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Much Ado About Bling

Much Ado About Bling

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Published by: Miguel Paolo Celestial on Jul 24, 2008
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06/16/2009

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Much ado about bling

By Miguel Paolo Celestial Published in The Philippine Star, 9 November 2007 The fashion world still hasn’t gotten over its mania over gold, stimulated by Comme des Garçons’ 2007 Homme Plus spring/summer collection. Entitled “Golden Boy”, it flashed gold in shirts, shorts, jeans, shoes, hats and belts. A year after, collections still had remnants of its reign. Such is the influence of Rei Kawakubo, who became famous in the ‘70s by making black the color of fashion, when she defiantly decided to make gold the new black. In a previous interview, Kawakubo mentioned the Catholic Church, Dubai, shopping malls with marble floors, and teapots as references. She remarked that gold for her meant “medals, money, religion, authority and power”, and expounded: “It is very rare, and because of that, has come to denote richness, and then because of that power and authority and of desire and ambition and ultimately success, and Hollywood and the Olympics…” It was gold’s depth of meaning that interested Kawakubo, its multiplicity of connotations. She deployed the color for its significance to society, but not to pay homage; like all great visionaries, she utilized the element to turn it into something else. The invitation to the 2007 show had a picture of a clenched fist, a symbol of achievement in Japan, against a gold background. With the invitation, Comme des Garçons already referred to the use of gold as a sign of wealth and success. Prevalently the practice in previous societies, such displays today are seen as taboo, extravagant and often out of taste. Evidence of this is the term “bling”, which refers to the flashy display of gold, other metals and precious stones in men’s jewelry. The word “bling” instantly brings to mind thick golden chains and rings, multiple rows of diamonds, and expensive jewelry worn big, clunky and obvious, usually by American hip-hop artists, but also associated with gangsters and criminals, pimps, rock stars and celebrities. If Kawakubo caused a stir when she colored her collection gold, men who “bling” do more than offend when they stick gold in their teeth, have watches submerged in the metal then personalized with diamonds, tie their shoes with 18k laces and wear their necklaces like chain mail. But the negative connotation of “bling” does not come from the show of wealth itself, but from its ostensible display. Men have proven that there are many other ways to wear expensive, shiny jewelry unobtrusively, yet certain to attract the notice of a discerning eye. The search for luxury has long since driven gold, together with silver, platinum, titanium and precious stones into ordinary menswear. Yet even so, the mentality of men who wear single diamond stud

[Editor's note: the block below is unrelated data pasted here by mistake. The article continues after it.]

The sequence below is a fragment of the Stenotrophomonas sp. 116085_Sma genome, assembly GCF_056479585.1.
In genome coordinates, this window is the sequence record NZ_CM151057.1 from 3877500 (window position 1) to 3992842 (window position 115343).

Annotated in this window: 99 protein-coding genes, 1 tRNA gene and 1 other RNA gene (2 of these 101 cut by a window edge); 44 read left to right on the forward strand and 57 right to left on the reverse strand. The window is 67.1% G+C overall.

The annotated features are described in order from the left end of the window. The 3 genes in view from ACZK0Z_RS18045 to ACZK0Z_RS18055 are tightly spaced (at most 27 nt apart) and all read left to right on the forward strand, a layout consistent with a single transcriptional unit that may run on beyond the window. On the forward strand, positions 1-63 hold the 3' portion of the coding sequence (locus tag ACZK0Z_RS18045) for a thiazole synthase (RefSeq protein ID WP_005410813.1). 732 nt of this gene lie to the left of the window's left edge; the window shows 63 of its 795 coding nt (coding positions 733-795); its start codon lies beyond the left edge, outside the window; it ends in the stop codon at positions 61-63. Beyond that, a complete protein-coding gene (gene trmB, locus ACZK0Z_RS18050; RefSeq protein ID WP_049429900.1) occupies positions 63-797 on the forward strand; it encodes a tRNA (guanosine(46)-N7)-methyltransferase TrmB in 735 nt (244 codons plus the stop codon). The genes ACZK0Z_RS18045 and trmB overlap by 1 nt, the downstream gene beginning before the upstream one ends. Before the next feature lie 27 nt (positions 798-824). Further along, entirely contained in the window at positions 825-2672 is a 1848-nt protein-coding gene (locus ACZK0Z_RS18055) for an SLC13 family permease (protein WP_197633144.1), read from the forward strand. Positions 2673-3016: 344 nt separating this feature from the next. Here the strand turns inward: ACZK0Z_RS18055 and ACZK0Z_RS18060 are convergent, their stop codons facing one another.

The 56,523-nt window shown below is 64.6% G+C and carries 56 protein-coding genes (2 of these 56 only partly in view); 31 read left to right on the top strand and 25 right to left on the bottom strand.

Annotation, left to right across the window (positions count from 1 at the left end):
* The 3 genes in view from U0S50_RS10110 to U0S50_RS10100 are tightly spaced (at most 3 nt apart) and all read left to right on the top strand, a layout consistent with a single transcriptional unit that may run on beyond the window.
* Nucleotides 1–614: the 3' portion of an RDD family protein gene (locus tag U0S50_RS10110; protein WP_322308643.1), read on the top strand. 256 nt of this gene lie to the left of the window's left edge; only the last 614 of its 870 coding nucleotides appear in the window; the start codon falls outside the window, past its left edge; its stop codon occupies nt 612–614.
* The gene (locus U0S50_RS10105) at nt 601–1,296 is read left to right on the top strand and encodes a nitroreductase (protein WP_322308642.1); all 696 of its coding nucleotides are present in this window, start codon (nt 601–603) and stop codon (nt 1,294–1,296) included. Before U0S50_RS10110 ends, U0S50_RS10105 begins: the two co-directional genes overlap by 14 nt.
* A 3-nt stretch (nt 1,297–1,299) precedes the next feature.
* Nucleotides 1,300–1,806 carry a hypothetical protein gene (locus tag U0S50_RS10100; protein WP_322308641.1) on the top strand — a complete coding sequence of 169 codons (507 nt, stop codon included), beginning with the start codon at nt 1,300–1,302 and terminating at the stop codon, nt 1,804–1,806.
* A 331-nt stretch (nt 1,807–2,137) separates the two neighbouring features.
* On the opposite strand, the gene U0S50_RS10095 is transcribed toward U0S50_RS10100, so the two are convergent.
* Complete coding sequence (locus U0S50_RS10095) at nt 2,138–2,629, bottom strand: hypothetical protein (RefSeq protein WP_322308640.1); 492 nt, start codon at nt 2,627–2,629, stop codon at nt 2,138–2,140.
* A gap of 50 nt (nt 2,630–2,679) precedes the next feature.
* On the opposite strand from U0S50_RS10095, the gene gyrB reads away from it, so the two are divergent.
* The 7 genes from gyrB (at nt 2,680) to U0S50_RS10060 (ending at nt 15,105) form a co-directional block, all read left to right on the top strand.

earrings, onyx rings, jeweled cufflinks, pearl-buttoned tuxedos, diamondembedded dog tags, or platinum chain bracelets may not be that removed from that of pimps or the mafia. Both types exert their own distinction and claim a level of status in society—to maintain themselves above the crowd. Ambition and desire shine in their jewelry, intent on influence, authority or power. But these were not the symbols Comme des Garçons designer Rei Kawakubo intended to portray by her use of gold. “I cancel out the actual meanings of gold by using it as if it were just another color.” As a precious stone, gold held high value, and shared this with whoever possessed it. By disregarding gold’s scarcity and therefore luxury, Kawakubo turned the tables on the “sanctity” of money and success. She plucked gold out of its hallowed nest, removed all the revered associations, the psychology, and the social interplay of envy and competition. “All these things I thought about and then made them abstract, and then effaced all the direct meanings using it as a mere color, as if it were black or red.” The designer returned the color among other colors, and the metal among the ranks of other metals, like placing diamond “bling” alongside glass, beads and trinkets—simply as ornament, because of its sheen and not of its meaning. Though market prices were obviously undisturbed, much was done against the enigma of gold, precisely because the color had been made ubiquitous and therefore seemed less precious. On the runway Kawakubo democratized gold, humiliated it and discredited its snobbery. “This is what is subversive.” Until the end of the show and a year after, fashion has treated gold like a toy instead of a medal or a coin or a plaque, its self-importance all but flouted. Rei Kawakubo has rendered it dispensable, like a bauble—exactly what she did to her gold trend after the fashion world bit her bait and went crazy over it for more than one season. As intended, she quietly left the commotion and moved on.

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